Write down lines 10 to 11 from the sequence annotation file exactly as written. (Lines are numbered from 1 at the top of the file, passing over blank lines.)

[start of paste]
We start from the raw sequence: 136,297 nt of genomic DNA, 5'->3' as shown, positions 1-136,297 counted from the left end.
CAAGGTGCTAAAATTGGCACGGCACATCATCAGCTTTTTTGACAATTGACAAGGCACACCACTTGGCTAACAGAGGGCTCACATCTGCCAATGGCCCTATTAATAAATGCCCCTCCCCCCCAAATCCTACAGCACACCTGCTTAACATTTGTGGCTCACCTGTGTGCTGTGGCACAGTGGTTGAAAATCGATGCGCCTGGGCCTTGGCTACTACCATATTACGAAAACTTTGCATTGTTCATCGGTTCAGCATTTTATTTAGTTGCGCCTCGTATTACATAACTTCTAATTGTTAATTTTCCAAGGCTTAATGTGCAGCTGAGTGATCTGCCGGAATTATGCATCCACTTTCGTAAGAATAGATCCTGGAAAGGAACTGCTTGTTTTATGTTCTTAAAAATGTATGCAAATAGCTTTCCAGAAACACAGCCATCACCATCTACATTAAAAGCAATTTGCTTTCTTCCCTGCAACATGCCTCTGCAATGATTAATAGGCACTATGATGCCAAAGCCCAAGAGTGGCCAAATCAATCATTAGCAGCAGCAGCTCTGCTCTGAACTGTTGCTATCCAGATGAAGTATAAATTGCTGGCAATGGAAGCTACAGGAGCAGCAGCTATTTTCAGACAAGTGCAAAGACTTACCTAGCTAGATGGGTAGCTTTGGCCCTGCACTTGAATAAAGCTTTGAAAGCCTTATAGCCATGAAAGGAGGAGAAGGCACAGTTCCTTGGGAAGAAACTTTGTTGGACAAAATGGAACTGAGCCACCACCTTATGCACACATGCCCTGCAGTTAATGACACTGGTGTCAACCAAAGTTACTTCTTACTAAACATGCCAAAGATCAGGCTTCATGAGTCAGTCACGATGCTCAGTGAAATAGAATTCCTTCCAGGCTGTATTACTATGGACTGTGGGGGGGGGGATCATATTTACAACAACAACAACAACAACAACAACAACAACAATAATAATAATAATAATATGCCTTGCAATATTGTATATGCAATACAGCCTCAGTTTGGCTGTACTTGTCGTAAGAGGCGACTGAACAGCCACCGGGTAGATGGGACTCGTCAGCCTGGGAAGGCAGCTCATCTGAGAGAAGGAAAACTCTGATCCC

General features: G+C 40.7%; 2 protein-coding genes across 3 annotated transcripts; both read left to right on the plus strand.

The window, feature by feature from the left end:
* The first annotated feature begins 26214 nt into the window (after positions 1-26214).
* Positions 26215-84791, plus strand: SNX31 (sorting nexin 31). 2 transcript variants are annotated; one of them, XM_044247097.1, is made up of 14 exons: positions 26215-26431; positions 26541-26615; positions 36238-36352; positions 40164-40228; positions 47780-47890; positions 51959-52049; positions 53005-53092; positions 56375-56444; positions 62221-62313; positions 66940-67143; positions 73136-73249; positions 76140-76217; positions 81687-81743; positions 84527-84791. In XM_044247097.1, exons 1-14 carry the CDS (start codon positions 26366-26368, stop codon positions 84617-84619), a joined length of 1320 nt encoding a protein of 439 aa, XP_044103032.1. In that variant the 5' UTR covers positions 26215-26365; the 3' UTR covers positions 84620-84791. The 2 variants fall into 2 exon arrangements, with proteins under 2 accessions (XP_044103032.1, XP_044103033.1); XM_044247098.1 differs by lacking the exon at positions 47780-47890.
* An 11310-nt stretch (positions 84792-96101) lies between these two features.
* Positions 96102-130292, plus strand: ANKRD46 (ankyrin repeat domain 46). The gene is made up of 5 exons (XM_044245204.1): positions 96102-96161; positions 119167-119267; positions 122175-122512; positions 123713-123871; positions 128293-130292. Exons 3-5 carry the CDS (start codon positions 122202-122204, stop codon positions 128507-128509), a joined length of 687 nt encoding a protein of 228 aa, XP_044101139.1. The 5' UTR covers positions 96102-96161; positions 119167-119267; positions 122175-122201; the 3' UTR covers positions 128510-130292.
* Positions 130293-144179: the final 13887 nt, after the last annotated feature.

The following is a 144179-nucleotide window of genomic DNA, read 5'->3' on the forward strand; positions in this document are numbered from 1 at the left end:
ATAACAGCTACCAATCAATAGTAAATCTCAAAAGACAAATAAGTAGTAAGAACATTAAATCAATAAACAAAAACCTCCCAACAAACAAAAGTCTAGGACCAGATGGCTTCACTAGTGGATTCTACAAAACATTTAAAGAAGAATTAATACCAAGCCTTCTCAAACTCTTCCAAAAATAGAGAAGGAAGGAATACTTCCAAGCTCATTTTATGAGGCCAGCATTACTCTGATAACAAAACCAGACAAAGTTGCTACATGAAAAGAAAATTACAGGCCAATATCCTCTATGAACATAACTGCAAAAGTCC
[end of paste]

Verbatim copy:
The following is a 144179-nucleotide window of genomic DNA, read 5'->3' on the forward strand; positions in this document are numbered from 1 at the left end:
ATAACAGCTACCAATCAATAGTAAATCTCAAAAGACAAATAAGTAGTAAGAACATTAAATCAATAAACAAAAACCTCCCAACAAACAAAAGTCTAGGACCAGATGGCTTCACTAGTGGATTCTACAAAACATTTAAAGAAGAATTAATACCAAGCCTTCTCAAACTCTTCCAAAAATAGAGAAGGAAGGAATACTTCCAAGCTCATTTTATGAGGCCAGCATTACTCTGATAACAAAACCAGACAAAGTTGCTACATGAAAAGAAAATTACAGGCCAATATCCTCTATGAACATAACTGCAAAAGTCC